Sounds not only beneficial, but a lot of fun. I just planted an herb box. Fall is the best time to plant here, and I'm already seeing growth from my oregano and thyme. It's not much, but it makes me smile! Thanks for the great recipe & the links.

I made roasted pear chutney this year and it so fantastic. I can't wait to eat it on sandwiches (it's particularly good on hot dogs as well).

Our herb garden had a wretched season this year...I'm still not sure what went wrong. Glad to hear, on the other hand, that yours was bountiful---love your take on an "herb CSA!"

I should make this pear chutney for my husband--for him, the hotter the better.

I think it is WONDERFUL what you have done to preserve the harvest for winter usage!

Fantastic ideas! Looks like you had a lovely harvest, too.

Genie, Meeta, Sandie: Do you think I'm onto something with the herb CSA idea? I'm so lucky to have friends who love to garden!

Noobcook, Ted guilt the drying frame for me a few years ago, and I love it. So glad you like to see my garden!

Peabody, my basil was failing quickly in the cold nights and had to come out. Everything else can take cooler weather, including the parsley, which looks better now than at any time this summer.

Tigerfish, you can make all of these things with herbs and fruit from the market!

Kelly Jane, Kellypea: The friends are the best part.

Susy, love the idea of chutney on hot dogs. Why haven't I tried that???

Jennifer, it's really fun, and great in the middle of winter to pull a bit of summer out of the freezer.

Aimee, I've been following the reports of your garden all summer -- I'm absolutely green with envy!

I loved this post! That's such a great drying screen you came up with and I just adore the thought of a beautiful herb garden, the fruits of which you get to enjoy all year round. I fantasize about such a garden on a daily basis, but there is no possibility in my little NYC apartment. Someday...

That pear chutney looks fantastic! I imagine this goes great with just about everything.. yum!

wow! these look great! and the picture of the herbs are beautiful!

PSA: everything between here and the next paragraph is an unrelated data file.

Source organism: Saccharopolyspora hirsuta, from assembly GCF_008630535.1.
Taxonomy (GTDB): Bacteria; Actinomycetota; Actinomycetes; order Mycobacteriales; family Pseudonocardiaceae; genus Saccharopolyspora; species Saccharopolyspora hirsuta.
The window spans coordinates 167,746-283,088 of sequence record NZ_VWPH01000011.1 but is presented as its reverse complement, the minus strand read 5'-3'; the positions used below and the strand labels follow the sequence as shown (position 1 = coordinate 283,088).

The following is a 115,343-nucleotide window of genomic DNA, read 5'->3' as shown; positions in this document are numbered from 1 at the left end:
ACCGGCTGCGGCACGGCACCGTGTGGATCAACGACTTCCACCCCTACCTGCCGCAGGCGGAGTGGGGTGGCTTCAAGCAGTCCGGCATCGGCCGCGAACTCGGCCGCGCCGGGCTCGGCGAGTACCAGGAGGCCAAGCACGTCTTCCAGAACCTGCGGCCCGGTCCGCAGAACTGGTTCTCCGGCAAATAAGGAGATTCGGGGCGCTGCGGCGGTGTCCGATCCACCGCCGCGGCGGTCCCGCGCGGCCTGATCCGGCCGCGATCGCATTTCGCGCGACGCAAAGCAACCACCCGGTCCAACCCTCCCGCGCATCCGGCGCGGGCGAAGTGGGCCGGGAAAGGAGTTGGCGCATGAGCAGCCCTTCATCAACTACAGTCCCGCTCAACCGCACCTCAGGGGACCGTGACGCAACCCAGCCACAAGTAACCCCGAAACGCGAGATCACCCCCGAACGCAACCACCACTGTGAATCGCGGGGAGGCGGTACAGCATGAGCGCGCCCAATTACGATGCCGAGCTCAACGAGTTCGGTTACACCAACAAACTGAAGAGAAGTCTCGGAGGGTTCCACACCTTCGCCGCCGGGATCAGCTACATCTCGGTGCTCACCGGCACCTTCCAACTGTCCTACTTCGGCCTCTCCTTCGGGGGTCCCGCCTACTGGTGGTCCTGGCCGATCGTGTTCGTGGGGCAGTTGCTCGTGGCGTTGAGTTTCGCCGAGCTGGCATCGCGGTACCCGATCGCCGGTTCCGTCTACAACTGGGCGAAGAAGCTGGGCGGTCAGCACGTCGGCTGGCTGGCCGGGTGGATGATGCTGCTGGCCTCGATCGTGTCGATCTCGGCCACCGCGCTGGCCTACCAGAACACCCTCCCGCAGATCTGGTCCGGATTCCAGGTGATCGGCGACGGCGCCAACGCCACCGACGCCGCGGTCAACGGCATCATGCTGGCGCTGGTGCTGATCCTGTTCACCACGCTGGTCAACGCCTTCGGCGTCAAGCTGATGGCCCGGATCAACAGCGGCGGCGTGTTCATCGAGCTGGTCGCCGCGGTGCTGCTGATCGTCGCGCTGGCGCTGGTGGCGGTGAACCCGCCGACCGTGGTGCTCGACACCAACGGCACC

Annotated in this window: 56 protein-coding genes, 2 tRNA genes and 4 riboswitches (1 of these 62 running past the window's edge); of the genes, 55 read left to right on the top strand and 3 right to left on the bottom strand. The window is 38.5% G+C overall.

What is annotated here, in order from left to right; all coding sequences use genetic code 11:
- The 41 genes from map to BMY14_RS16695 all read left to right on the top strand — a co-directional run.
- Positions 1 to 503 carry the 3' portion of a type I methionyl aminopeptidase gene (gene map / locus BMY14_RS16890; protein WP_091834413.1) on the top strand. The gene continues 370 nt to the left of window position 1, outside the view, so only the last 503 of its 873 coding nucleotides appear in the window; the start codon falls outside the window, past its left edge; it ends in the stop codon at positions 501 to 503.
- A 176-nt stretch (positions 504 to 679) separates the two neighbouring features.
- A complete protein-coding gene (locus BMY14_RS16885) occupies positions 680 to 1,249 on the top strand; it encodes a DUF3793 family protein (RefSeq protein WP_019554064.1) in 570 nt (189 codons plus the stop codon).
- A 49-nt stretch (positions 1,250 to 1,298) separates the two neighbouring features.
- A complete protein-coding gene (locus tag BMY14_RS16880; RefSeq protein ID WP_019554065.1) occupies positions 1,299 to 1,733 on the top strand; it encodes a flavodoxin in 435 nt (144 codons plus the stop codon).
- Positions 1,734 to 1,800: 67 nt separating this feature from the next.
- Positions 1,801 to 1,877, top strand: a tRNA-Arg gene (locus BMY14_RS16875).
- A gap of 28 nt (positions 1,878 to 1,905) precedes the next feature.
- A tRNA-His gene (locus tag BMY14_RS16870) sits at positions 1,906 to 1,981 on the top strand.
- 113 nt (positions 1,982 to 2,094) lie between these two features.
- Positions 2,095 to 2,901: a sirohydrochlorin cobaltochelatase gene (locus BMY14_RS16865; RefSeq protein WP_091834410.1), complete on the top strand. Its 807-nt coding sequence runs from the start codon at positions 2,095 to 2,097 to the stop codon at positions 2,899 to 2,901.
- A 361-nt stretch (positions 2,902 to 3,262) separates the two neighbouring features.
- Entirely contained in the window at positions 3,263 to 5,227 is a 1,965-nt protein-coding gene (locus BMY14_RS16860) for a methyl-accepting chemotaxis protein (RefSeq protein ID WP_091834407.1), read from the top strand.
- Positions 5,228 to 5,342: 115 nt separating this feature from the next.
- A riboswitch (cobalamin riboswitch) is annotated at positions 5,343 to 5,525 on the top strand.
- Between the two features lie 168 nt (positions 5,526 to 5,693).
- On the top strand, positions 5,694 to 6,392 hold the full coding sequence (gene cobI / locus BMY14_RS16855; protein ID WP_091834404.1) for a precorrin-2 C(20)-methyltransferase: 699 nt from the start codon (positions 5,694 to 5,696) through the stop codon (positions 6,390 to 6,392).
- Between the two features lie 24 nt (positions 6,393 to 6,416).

Funny, we're just starting to plant our herbs out, a bit of basil, parsley, sorrel & coriander. Something is eating my chile plant, death is afoot! The pear chutney sounds great, tell me, does Dave win any chile eating contests? I had friends who did something else altogether with pears, lets just say, on a cloudless night you could see the moon shine.

Pear chutney sounds so good! I just love the fall harvest flavors. Aside from the fact that they bruise SO easily, I love pears!

That sounds like a great way to spend the day. Hopefully I'll have a more successful garden next year to merit such a day of harvest. The pesto and the syrup sound great, and I especially love that pear chutney! I never would have thought of it but I could definitely see myself using it frequently. I'll have to make a jar of it ASAP while the pears are looking good

That chutney looks phenomenal! And the photo of the herbs drying on the screen brought me back to the New Mexico years. The difference is that in NM, it only took about 4 days for herbs to dry completely!

Andrea, it's definitely a challenge to garden in the city, where comunity garden plots are hard to come by and sunlight on windowsills is limited. But all of the things I made here can be made with produce from the supermarket, so I hope you'll try some of them.

Julia, this chutney will be so great for Thanksgiving -- but I like the suggestion of putting it on hot dogs, too.

Heather, thank you. I love seeing the herbs lined up in the drying screen, too.

Neil, what's really funny is that of the three of us who worked on the harvest that day, Dave has the least tolerance for spicy food! I love the thought that as my harvest is ending, your growing season is just beginning.

Maris, we feel so fortunate to have inherited a pair of pear trees with our house. The pears are not beautiful, but they taste lovely.

Mike, I started making chutney because I'm not a jam/jelly person; I like the tartness of chutney, even though there is sugar in it.

Toni, I learned my lesson years ago and now wait the full three weeks to bring in the dried herbs. They look dry in just a few days, but still have lots of moisture, and I lost my first two harvests by packing the "dried" herbs too soon.

thanks for some great tips, including the window screen idea. i simply place them in my garage and wait for them to dry, but your method is more efficient.

Bee, any cool, dry place will work. When I hang them in my cellar, I put paper bags over them to keep them dust free. Do you do that in your garage too?

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  • My name is Lydia Walshin. From my log house kitchen in rural northwest Rhode Island, I share recipes that use what we keep in our pantries, the usual and not-so-usual ingredients that spice up our lives.